Current data suggest that a large portion of PLWH in India cannot access and gain the full benefits of earlier treatment due to infrequent HIV testing and late presentation to care.19 ,20 We found that with annual HIV screening for high-risk groups and testing every 5 years for the general population (a strategy shown to be cost-effective in India even as an isolated intervention), 9 out of 10 PLWH could achieve and maintain awareness of HIV status by 2020 and beyond.34 In the context of achieving 90-90-90 targets, improved screening would likely yield even greater epidemiological benefits and improved cost-effectiveness, as newly diagnosed individuals would rapidly integrate into care and achieve viral suppression. However, even after initiation of ART, many Indians face delays in detection of viral failure and subsequent treatment modification to alternative ART regimens, as only nine laboratories are qualified to cover viral load testing requests for all of India.9 As such, nearly half of PLWH in low-income Asian countries—including India—remain on failing regimens even 1 year after detection of treatment failure.27 By comparison, to achieve 73% viral suppression by 2020, our model necessitated that PLWH were transitioned to second-line therapies on average within 4 months of viral failure. Moreover, one in five HIV-infected Indians in care becomes lost to follow-up, with only half eventually returning to care.11 ,25 Achieving 90-90-90 targets in our model required a significant improvement over these care-engagement dynamics. Specifically, we were able to reach the target outcomes when <10% of PLWH dropped out of care annually, with at least half returning to care by 1 year. Ultimately, our results highlight the need for comprehensive efforts to strengthen the HIV care continuum in India, in conjunction with immediate ART access for all PLWH irrespective of CD4 count.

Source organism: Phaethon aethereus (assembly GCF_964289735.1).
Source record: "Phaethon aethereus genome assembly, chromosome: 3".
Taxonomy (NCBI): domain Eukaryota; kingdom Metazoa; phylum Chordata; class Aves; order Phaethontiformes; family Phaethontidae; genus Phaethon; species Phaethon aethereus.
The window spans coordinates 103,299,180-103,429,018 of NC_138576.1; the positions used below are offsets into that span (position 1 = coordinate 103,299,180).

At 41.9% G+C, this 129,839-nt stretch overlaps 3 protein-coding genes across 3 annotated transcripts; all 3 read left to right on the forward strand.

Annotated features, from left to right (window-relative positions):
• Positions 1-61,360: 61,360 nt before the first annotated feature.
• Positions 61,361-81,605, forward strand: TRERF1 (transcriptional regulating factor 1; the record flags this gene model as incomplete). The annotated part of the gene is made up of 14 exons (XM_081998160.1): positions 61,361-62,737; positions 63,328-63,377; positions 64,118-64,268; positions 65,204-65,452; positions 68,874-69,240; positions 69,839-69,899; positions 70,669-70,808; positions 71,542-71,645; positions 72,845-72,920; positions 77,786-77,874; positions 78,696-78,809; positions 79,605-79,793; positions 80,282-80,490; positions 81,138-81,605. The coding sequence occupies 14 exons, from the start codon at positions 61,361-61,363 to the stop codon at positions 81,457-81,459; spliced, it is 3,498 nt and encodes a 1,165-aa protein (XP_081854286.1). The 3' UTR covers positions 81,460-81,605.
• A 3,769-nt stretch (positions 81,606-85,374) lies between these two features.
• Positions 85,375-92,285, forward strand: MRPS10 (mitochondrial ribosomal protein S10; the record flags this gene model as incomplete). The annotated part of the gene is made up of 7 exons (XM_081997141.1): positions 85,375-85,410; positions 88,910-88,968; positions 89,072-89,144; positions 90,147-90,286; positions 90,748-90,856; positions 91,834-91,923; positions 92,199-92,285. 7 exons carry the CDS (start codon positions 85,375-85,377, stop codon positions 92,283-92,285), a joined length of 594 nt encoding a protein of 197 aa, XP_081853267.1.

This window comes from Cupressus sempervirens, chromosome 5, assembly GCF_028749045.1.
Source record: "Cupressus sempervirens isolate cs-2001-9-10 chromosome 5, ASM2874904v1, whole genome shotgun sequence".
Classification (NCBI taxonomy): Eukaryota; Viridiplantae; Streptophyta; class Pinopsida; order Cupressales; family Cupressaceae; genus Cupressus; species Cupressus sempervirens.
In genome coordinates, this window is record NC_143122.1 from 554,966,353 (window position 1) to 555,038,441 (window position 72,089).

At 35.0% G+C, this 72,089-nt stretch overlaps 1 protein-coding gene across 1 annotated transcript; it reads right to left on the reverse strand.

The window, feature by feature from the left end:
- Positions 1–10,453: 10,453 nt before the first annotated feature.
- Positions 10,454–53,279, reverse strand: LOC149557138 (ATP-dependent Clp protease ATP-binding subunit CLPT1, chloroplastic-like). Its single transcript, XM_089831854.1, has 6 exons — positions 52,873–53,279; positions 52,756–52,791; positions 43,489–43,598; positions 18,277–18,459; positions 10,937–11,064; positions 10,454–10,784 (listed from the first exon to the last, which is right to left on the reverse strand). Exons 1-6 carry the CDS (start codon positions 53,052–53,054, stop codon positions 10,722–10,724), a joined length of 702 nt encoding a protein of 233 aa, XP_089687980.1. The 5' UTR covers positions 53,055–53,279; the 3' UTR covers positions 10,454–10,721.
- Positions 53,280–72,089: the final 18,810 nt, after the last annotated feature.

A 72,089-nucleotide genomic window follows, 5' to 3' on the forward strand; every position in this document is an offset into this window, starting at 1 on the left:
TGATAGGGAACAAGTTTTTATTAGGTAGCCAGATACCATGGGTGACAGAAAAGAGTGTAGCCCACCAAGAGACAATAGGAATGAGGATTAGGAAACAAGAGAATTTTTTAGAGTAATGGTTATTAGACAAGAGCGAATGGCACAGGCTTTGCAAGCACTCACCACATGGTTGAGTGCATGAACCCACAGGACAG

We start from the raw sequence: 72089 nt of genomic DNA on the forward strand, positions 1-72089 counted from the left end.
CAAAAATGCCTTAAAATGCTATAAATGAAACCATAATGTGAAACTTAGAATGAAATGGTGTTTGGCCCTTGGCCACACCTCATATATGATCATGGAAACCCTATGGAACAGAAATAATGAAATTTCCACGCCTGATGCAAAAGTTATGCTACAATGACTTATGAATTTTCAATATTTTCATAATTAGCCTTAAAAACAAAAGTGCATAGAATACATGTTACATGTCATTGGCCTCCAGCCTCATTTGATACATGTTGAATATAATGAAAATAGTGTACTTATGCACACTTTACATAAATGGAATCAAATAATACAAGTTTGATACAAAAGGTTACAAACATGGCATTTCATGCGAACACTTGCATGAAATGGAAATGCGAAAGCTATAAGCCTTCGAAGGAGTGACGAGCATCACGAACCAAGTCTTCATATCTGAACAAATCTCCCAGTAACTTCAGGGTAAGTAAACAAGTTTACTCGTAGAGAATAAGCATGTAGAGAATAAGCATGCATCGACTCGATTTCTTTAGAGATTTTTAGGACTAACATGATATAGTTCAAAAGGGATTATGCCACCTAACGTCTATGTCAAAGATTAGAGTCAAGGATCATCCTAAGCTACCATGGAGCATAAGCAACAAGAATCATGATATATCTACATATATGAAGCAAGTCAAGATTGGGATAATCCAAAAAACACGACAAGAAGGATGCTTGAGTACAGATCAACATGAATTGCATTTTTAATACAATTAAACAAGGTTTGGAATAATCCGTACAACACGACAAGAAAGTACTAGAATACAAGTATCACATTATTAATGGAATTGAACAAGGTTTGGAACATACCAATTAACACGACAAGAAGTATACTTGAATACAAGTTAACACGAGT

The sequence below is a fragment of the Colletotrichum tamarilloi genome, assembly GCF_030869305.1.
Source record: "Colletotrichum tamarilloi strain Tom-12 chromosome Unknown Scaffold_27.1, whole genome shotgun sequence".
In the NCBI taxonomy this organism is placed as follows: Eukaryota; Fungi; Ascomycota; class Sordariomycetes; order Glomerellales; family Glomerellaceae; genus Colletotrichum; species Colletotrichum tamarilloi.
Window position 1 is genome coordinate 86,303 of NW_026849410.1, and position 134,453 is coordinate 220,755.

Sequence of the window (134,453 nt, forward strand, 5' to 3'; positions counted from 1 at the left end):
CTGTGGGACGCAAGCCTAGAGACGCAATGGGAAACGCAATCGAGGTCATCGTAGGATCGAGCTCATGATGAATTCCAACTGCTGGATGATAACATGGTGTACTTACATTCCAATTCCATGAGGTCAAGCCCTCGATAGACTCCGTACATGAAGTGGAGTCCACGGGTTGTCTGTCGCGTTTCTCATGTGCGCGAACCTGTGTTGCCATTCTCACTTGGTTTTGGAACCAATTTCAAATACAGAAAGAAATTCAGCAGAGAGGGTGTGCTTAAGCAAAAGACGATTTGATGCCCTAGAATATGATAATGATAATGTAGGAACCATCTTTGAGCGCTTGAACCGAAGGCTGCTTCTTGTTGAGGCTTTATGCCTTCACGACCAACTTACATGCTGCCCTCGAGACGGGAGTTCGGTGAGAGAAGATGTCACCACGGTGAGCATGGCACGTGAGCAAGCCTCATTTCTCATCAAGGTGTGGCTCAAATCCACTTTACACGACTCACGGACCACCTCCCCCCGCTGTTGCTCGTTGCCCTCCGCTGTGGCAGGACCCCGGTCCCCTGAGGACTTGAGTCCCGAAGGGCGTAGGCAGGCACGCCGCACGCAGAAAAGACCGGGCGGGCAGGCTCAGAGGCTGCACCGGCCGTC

While it has seen exponential growth in the past decade, India's ART programme faces numerous challenges in the coming years. Access to second-line ART is limited compared to first-line ART: of the three-quarter million Indians currently on ART, only 10 000 are on a second-line regimen.9 Second-line ART regimens also cost up to six times more than first-line therapies.35 Furthermore, India's ART programme is currently facing widespread drug shortages due to recent bureaucratic changes and budget cuts, threatening to interrupt therapy for many.30 Our results suggest that an increasing proportion of PLWH will require postfirst-line regimens in the next 5 years if India reaches 90-90-90 targets, even with optimal engagement in HIV care minimising opportunities for viral failure. India must urgently set aside bureaucratic differences and restore full funding to its ART programme—with a particular emphasis on increasing second-line and third-line ART availability and affordability—if it is to reach the Fast-Track targets on time.